In This Review
Clearing the Fields: Solutions to the Global Land Mines Crisis
Basic Books and the Council on Foreign Relations, 1995, 288 pp.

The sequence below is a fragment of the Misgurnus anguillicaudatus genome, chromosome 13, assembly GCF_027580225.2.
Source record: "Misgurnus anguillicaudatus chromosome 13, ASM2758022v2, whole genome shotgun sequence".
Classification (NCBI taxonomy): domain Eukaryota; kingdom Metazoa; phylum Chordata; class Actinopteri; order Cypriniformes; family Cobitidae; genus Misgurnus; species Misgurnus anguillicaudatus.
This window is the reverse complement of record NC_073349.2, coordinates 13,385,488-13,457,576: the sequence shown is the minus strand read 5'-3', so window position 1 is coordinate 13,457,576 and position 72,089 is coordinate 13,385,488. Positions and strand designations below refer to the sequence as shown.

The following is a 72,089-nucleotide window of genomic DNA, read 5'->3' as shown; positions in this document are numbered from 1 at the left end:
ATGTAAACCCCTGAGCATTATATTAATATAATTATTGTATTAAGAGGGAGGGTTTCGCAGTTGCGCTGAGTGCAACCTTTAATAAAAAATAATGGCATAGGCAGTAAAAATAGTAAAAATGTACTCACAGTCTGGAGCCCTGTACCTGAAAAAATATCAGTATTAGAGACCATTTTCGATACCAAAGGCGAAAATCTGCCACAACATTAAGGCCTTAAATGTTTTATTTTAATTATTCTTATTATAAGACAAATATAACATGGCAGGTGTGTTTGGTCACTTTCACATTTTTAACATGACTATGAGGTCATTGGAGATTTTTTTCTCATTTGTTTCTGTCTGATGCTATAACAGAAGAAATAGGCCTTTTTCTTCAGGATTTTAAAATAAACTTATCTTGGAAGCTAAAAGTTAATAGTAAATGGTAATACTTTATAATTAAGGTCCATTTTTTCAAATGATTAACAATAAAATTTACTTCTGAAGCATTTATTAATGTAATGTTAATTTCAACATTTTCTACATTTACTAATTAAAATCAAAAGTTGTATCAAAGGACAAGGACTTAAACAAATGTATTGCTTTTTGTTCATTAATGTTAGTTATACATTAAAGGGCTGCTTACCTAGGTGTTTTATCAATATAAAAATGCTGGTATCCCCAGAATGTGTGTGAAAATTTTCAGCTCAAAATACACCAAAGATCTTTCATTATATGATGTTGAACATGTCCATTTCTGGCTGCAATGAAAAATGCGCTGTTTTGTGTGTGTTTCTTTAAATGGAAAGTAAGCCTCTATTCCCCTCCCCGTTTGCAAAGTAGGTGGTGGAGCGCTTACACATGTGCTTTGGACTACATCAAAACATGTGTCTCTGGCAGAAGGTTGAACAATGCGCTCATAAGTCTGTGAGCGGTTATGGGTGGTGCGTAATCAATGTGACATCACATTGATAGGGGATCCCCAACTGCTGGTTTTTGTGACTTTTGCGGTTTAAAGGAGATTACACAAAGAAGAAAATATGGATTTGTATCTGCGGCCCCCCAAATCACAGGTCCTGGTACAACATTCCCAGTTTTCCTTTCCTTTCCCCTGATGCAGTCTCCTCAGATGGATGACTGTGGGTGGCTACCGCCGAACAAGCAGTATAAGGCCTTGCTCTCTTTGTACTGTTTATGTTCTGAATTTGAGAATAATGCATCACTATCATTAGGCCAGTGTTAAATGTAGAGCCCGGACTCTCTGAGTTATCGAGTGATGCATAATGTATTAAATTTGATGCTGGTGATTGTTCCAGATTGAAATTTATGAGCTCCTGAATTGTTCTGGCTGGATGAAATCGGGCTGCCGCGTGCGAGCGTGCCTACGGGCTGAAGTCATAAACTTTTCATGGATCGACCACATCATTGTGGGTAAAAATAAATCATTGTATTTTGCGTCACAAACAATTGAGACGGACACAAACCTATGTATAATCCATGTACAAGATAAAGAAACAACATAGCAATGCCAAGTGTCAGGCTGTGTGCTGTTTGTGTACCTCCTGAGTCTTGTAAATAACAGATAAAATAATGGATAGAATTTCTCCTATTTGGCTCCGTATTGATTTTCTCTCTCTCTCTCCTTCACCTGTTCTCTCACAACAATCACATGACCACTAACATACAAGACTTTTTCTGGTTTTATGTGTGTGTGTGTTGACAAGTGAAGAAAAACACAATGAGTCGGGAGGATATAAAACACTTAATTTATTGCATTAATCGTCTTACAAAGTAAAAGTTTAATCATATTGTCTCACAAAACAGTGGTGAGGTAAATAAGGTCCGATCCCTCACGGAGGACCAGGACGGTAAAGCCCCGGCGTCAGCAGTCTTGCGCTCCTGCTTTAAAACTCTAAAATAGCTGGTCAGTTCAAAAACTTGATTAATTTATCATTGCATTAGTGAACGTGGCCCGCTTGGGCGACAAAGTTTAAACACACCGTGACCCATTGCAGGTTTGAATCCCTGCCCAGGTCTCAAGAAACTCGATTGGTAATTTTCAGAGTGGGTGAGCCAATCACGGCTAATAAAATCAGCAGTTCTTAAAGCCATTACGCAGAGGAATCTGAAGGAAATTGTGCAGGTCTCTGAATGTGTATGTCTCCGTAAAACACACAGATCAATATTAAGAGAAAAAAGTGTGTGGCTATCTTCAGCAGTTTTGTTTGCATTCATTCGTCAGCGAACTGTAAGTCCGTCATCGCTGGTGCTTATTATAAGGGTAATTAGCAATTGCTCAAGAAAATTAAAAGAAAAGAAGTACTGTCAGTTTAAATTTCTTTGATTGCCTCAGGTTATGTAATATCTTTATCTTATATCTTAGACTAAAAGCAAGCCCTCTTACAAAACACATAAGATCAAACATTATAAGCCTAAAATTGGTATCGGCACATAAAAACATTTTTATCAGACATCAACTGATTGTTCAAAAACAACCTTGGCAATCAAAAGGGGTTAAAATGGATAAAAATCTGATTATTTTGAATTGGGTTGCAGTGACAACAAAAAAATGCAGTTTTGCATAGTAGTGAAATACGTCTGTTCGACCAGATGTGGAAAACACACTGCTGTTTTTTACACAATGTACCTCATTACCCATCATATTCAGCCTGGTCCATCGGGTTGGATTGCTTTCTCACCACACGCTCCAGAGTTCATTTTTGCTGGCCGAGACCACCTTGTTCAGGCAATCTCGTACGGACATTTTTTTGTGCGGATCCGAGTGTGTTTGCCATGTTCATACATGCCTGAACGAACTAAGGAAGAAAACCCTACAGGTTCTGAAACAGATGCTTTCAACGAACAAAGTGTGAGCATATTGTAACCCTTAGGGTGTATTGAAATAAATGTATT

There is a great deal of humanitarian passion in Cahill's introduction and conclusion, but the most useful essays in his volume are soberly analytical. Patrick Blagden and Thomas Evans handle technological issues with considerable authority; Richard Johnson provides a responsible professional military perspective; and Hays Parks is informative on the law of war. Most of the other essays range from the superficial to the fervent but often impractical, while Bryan Hehir's typically tightly reasoned but abstract essay on the morality of mine warfare is in a category of its own. Some of the authors would like to see land mines banned, but such a move, their colleagues counter, is unlikely to take place and could be downright immoral. There is some confusion -- duds from air- or artillery-delivered cluster bombs are not mines -- and some of the numbers thrown about seem questionable. Nonetheless, on balance this is a troubling and illuminating collection of articles about the growing problem of murderous post-combat debris.
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